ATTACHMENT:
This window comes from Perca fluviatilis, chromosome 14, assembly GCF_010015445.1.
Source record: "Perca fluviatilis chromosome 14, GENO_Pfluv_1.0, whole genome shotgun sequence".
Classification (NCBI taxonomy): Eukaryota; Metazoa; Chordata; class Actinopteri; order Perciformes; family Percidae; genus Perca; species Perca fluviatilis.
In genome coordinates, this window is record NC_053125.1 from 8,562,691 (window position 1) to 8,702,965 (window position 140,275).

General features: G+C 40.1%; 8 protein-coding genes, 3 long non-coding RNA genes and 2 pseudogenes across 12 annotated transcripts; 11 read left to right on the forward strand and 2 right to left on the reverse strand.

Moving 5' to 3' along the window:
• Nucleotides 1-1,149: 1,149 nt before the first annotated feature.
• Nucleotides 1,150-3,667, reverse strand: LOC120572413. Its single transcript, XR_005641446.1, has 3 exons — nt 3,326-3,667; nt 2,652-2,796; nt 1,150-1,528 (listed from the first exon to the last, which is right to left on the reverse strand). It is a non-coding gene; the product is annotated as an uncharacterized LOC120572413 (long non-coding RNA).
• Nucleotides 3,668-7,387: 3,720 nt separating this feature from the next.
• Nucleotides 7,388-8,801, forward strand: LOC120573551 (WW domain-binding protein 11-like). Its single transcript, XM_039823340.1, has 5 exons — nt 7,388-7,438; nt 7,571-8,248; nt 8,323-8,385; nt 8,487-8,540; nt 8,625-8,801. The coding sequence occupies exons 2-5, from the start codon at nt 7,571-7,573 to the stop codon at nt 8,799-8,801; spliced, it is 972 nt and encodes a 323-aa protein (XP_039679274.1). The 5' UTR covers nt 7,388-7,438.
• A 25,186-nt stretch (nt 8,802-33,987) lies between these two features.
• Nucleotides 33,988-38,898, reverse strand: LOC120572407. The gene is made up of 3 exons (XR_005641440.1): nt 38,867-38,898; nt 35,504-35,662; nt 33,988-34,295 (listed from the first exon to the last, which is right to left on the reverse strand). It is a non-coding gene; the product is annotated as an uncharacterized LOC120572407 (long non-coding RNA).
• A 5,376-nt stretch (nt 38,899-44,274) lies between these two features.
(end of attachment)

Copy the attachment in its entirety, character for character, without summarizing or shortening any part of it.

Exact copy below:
This window comes from Perca fluviatilis, chromosome 14, assembly GCF_010015445.1.
Source record: "Perca fluviatilis chromosome 14, GENO_Pfluv_1.0, whole genome shotgun sequence".
Classification (NCBI taxonomy): Eukaryota; Metazoa; Chordata; class Actinopteri; order Perciformes; family Percidae; genus Perca; species Perca fluviatilis.
In genome coordinates, this window is record NC_053125.1 from 8,562,691 (window position 1) to 8,702,965 (window position 140,275).

General features: G+C 40.1%; 8 protein-coding genes, 3 long non-coding RNA genes and 2 pseudogenes across 12 annotated transcripts; 11 read left to right on the forward strand and 2 right to left on the reverse strand.

Moving 5' to 3' along the window:
• Nucleotides 1-1,149: 1,149 nt before the first annotated feature.
• Nucleotides 1,150-3,667, reverse strand: LOC120572413. Its single transcript, XR_005641446.1, has 3 exons — nt 3,326-3,667; nt 2,652-2,796; nt 1,150-1,528 (listed from the first exon to the last, which is right to left on the reverse strand). It is a non-coding gene; the product is annotated as an uncharacterized LOC120572413 (long non-coding RNA).
• Nucleotides 3,668-7,387: 3,720 nt separating this feature from the next.
• Nucleotides 7,388-8,801, forward strand: LOC120573551 (WW domain-binding protein 11-like). Its single transcript, XM_039823340.1, has 5 exons — nt 7,388-7,438; nt 7,571-8,248; nt 8,323-8,385; nt 8,487-8,540; nt 8,625-8,801. The coding sequence occupies exons 2-5, from the start codon at nt 7,571-7,573 to the stop codon at nt 8,799-8,801; spliced, it is 972 nt and encodes a 323-aa protein (XP_039679274.1). The 5' UTR covers nt 7,388-7,438.
• A 25,186-nt stretch (nt 8,802-33,987) lies between these two features.
• Nucleotides 33,988-38,898, reverse strand: LOC120572407. The gene is made up of 3 exons (XR_005641440.1): nt 38,867-38,898; nt 35,504-35,662; nt 33,988-34,295 (listed from the first exon to the last, which is right to left on the reverse strand). It is a non-coding gene; the product is annotated as an uncharacterized LOC120572407 (long non-coding RNA).
• A 5,376-nt stretch (nt 38,899-44,274) lies between these two features.